But our figure of the North and South wind has a still more forcible and appropriate application when considered as applied in our text to its effects upon a garden. The church of Christ is the garden, as the figure is used throughout this delightful Song; and the members of Christ are the pleasant plants; the graces, or fruits of the Spirit, abiding in the saints, are the spices which flow out. The figure is so applied in the verses preceding our text. “A garden enclosed is my sister, my spouse.” None but the bride, the Lamb’s wife, are ever so addressed by him. He calls his church his love, his dove, his undefiled, and he also calls her his sister and his spouse; and as his sister and spouse she is a garden enclosed; and he says to her, “Thy plants are an orchard of pomegranates, with pleasant fruits, camphire, with spikenard, with all trees of frankincense, myrrh and aloes, with all the chief spices. A fountain of gardens, a well of living waters, and streams from Lebanon.” The church is the garden of the Lord, and by the pen of the prophet, Isaiah 61, he says that he is anointed with the Spirit of the Lord God, to preach good tidings to the meek, to bind up the broken hearted, to proclaim liberty to the captives, and the opening of the prison to them that are bound; to proclaim the acceptable year of the Lord, and the day of vengeance of our God; to comfort all that mourn; to appoint unto them that mourn in Zion, to give unto them beauty for ashes, the oil of joy for mourning, the garment of praise for the spirit of heaviness, that they might be called trees of righteousness, the planting of the Lord, that he might be glorified. The trees of this garden are those who bear the characteristics named, the meek, broken hearted, captives, prisoners, mourners, mourning in Zion, and oppressed with the spirit of heaviness; for the most bruised plants exhale the sweetest odor. But they are in Zion, that is, in the garden of the Lord, and are there known as trees which the Lord himself has planted. These comprise all the people of Zion to whom God has said in Isaiah 60, “Thy people also shall be all righteous; they shall inherit the land forever, the branch of my planting, the work of my hands, that I may be glorified.” Who else has the power or right to plant in the Lord’s garden? Jesus has said, “Every plant that my Father has not planted shall be rooted up.” The good seed are the children of the kingdom, and he that sowed them is the Son of man. The garden then clearly is the church of Christ, and the plants, as trees of righteousness, are the children of the kingdom, whom God has planted there, in a soil which he has provided and prepared, in a garden which he has enclosed, and around which he is himself a wall of fire, and the glory in the midst. Those who are familiar with the figure know that for the growth of plants or trees something more is required than the enclosure, the prepared soil, and the planting of trees and plants. To flourish, a garden must be well watered; this garden cannot lack for moisture, for she is a fountain sealed, a spring shut up. She is a well of living water, and streams from Lebanon.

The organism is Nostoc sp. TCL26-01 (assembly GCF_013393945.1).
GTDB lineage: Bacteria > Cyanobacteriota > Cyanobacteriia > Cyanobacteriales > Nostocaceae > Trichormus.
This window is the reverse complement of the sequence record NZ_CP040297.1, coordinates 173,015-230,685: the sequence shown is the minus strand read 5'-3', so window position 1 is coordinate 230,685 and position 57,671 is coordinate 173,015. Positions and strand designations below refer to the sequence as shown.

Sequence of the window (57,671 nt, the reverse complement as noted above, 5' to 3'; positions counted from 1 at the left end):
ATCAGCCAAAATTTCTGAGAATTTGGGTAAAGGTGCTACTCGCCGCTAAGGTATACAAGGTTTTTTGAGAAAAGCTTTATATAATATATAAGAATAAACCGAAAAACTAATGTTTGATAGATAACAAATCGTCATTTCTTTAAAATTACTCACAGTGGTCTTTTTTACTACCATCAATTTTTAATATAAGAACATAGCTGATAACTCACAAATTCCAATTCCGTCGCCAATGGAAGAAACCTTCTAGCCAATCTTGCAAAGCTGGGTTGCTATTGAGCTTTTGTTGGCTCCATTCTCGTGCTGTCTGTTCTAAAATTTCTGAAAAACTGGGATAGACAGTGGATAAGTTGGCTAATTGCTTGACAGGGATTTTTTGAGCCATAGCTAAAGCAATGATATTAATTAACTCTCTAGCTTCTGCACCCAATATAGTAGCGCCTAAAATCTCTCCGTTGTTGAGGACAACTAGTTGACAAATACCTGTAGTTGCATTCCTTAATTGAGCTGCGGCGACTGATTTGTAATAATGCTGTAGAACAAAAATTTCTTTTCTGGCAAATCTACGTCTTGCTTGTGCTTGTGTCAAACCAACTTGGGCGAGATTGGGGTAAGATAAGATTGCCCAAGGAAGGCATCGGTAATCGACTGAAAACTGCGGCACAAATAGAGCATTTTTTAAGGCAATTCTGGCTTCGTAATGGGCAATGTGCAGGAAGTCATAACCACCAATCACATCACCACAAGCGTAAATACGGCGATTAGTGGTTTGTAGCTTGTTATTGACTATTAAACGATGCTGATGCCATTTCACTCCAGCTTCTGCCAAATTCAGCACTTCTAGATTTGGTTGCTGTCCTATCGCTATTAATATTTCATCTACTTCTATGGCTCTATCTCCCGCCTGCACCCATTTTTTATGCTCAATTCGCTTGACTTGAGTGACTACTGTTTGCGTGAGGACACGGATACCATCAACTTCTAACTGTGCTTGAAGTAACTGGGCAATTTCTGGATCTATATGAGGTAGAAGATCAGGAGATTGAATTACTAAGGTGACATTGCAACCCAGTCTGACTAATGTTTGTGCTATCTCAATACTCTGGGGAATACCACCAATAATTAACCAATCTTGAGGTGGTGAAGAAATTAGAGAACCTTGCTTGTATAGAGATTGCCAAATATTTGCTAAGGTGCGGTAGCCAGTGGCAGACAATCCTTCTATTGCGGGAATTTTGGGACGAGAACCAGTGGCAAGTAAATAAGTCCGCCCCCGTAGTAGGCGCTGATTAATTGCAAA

“And all the springs of Zion flow,
To make this young plantation grow.”

The genial rays of the sun, and the dews of the night, are abundantly supplied. Upon all these plants in Zion the Sun of Righteousness has arisen, with healing in his wings. And his Spirit, like precious ointment, descends as the dew of Herman descended upon the mountains of Zion, where God commanded the blessing, even life forevermore.

Still, in nature, the watered garden, supplied with sun and shade, requires the North and the South wind, for the following reasons:

First, the soft South winds are necessary to start the sap, the life or vitality, up from the root that it may be diffused to all the branches, swelling the buds, and opening the blossoms, as also to mature and ripen the fruit in its season. And the North winds are required when the autumn rolls around, and the fruits are gathered, to send back the sap into the roots, and the wintery blasts of North wind to so shake the trees as to cause their roots to take deeper and wider hold upon the soil by which they are to be nourished and supplied. Indeed, it would be hard to tell which is the more essential to the trees, the North or the South wind.

Certainly the application of this figure to the dealings of the Spirit with the saints is very easy. Should the winds of the Spirit only operate on us experimentally in its soft South breath, like zephyrs from a sunny clime, the plants would always be shooting upward - tall and spindling, and for want of sufficient root, they would become top-heavy, and bear very little, if any, fruit; to take root downward, and bear fruit upward requires the action of both the North and the South wind. Now mark the Christian who is never chilled with the northern blasts; he has no winter, no severe trials, temptations, doubts or fears; is he able to succour the tried and tempted of the saints? No; he is a stranger to their complaints. Peter must needs be sifted as wheat before he could comfort his brethren, and our dear Redeemer himself, as the Captain of our salvation, was made perfect through sufferings; he knoweth how to succour them that are tempted, having been tempted in all points as they are. For such an high priest becomes us, who is easily touched with the feelings of our infirmities. Our health, vigor, fruitfulness and well being all require that we shall have our trials as well as joys, downs as well as ups, seed time as well as harvests, North winds as well as our South winds, cold as well as melting seasons; for we must drink our wine with our milk, and eat our honeycomb with our honey, our bitter herbs with our Passover lamb.